The data were analysed in the R software [41,42,43]. National averages and 95% confidence intervals were calculated for each variable in each survey separately using a weighting system that adjusts for selection probability differences [37]. Paired t-tests were undertaken to compare differences in malaria prevalence between RDTs and blood smear results. Four different model types were used to investigate the relationship between childhood malaria and ITN use in Malawi (Fig. 1). Two assumptions were made: (i) population ITN access is a good representation of the accessibility of good quality ITNs for the population in the area; and (ii) ITN use the previous night is a good representation of the overall use of ITNs by the population throughout the malaria transmission seasons due to the large sample size of the MIS.

Fig. 1
figure 1

The four different model types used to investigate the relationship between ITN use and childhood malaria in Malawi

An initial investigation was undertaken using the multivariate linear regression model (model 1). As the residuals were not normally distributed, the multivariate linear regression model was extended to a binomial generalized linear model (BGLM, model 2). In this model, variable selection was based on the Akaike information criterion (AIC). The selected predictor covariates consisted of the year of survey, urban/rural areas, population ITN access, ITN use and the interaction between population ITN access and ITN use, with malaria prevalence from blood smear used as the outcome variable. Residuals were mapped and tested for autocorrelation to check if values were independent.

Geostatistical mixed regression modelling

As the BGLM model (model 2) showed autocorrelation in the residuals, data were formally tested for spatial dependence in the variance. Spatial dependence was shown to be significant [see Additional file 4] and, therefore, spatial analysis was undertaken by fitting a Binomial generalized geostatistical linear model (BGGLM) [44] to the aggregated malaria prevalence data (model 3):

$$\mathrm{log}\left(\frac{p\left({x}_{i}\right)}{1-p\left({x}_{i}\right)}\right)=\,\mathrm{\alpha }+{\beta }_{1}{a}_{1}\left({x}_{i}\right)+{\beta }_{2}{a}_{2}\left({x}_{i}\right)+{\beta }_{3}{a}_{3}\left({x}_{i}\right)+{\beta }_{4}{a}_{4}\left({x}_{i}\right)+{\beta }_{5}{a}_{5}\left({x}_{i}\right)+S({x}_{i})+{Z}_{i}$$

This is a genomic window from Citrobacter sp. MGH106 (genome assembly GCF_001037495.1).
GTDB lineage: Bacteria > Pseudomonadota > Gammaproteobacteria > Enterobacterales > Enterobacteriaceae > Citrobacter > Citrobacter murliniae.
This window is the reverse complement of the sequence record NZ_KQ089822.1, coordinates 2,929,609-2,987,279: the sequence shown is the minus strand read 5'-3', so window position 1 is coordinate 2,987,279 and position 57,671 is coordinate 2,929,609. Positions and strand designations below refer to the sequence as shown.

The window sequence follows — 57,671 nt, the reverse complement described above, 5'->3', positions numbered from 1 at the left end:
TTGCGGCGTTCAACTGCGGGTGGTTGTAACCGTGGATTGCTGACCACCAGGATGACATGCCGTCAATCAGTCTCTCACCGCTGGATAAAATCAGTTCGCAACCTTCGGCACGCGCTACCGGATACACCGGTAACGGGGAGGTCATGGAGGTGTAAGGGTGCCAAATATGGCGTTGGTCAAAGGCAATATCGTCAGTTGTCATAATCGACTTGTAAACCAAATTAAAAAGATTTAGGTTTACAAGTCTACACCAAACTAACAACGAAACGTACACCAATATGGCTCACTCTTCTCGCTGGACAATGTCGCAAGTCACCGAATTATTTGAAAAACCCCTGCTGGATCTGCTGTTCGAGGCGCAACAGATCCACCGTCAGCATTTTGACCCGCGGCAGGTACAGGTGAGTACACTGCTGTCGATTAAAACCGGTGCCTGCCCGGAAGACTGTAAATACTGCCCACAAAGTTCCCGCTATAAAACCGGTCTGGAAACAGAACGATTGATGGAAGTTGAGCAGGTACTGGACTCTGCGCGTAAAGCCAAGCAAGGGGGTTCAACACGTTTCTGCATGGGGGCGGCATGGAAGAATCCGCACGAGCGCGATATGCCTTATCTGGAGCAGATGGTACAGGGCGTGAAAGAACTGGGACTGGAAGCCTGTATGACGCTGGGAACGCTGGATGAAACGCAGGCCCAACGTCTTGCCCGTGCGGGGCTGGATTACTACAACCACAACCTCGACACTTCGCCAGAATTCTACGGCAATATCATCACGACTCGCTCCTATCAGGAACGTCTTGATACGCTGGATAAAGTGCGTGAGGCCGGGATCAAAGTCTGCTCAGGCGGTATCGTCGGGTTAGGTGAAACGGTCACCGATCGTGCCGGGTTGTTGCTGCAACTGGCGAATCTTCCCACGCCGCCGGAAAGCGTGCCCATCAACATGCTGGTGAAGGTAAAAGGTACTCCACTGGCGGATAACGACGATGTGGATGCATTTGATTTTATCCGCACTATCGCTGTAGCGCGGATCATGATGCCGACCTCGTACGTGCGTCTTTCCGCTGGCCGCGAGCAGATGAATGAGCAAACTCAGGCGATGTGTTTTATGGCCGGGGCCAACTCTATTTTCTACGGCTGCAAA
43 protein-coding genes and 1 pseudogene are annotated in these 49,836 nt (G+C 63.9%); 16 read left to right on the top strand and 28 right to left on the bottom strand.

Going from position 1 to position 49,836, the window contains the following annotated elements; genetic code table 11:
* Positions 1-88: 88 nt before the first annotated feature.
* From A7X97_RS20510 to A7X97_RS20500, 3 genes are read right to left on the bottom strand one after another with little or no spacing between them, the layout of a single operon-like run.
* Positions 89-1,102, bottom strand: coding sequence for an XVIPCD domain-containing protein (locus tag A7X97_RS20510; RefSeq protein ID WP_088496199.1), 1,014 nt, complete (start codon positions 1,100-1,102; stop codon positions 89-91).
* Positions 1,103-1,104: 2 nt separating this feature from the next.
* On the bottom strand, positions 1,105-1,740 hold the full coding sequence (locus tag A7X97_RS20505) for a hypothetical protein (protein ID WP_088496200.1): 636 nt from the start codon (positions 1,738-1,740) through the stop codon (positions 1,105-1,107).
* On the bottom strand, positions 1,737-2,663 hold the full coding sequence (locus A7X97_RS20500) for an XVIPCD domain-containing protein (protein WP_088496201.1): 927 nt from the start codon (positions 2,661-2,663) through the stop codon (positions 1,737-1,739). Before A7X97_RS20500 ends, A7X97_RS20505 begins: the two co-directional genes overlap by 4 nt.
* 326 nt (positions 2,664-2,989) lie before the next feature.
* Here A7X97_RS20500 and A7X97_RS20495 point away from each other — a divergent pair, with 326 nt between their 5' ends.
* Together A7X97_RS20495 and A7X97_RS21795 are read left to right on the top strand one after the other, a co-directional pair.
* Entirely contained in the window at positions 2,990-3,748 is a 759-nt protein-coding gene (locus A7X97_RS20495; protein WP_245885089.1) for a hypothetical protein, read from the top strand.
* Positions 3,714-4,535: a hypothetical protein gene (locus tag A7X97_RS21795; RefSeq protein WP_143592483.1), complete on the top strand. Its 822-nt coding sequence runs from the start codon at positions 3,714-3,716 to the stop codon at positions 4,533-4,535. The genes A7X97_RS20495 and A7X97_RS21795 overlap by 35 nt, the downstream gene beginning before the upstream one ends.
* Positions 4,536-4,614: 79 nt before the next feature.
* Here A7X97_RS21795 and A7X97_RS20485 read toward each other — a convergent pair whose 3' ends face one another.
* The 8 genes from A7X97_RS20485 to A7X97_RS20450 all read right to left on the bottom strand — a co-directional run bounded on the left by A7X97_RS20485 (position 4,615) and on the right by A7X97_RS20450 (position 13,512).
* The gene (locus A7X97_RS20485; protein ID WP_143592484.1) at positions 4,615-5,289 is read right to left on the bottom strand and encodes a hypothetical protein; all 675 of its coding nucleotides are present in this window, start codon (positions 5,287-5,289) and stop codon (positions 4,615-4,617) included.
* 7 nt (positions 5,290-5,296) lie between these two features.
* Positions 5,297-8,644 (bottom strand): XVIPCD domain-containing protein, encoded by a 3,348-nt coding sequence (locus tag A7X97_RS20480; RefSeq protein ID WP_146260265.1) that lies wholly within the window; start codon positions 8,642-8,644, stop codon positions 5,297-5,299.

where \(\alpha\) is the intersect; \({\beta }_{1}\) the linear regression parameter for the survey year, \({\beta }_{2}\) the parameter for the rural/urban variable at location \(i;\) \({\beta }_{3}\) the parameter for ITN population access; \({\beta }_{4}\) the parameter for ITN use; \({\beta }_{5}\) the parameter for the interaction between ITN population access and ITN use; \(S\left({x}_{i}\right)\) a spatial Gaussian process; \({x}_{i}\) the ith spatial location and \({Z}_{i}\) the residual extra-binomial variation within a sampling location. The Monte Carlo maximum likelihood (MCML) estimation was used to fit the binomial model. The MCML estimation was repeated using the parameter values from the initial MCML to improve the MCML estimates [44].

There is a logical relation between the ITN population access and ITN use data variables, converging at 0 value. Further investigation of these variables indicated weak collinearity (variance inflation factor < 5), and adjustment in the models was not needed. However, as an interaction between both variables is expected, the interaction was left in the model.

As is common practice, a mixed model with a geostatistical spatial random effects term was adopted. This type of mixed model is justified where the residuals from the linear fixed effects term of the regression model are autocorrelated. The difference between urban and rural areas was accounted for by adding it as a covariate. To account for differences in data collection teams, malaria cycle periods and climate between the different survey years, the year was also included as a covariate.

Non-stationary generalized linear model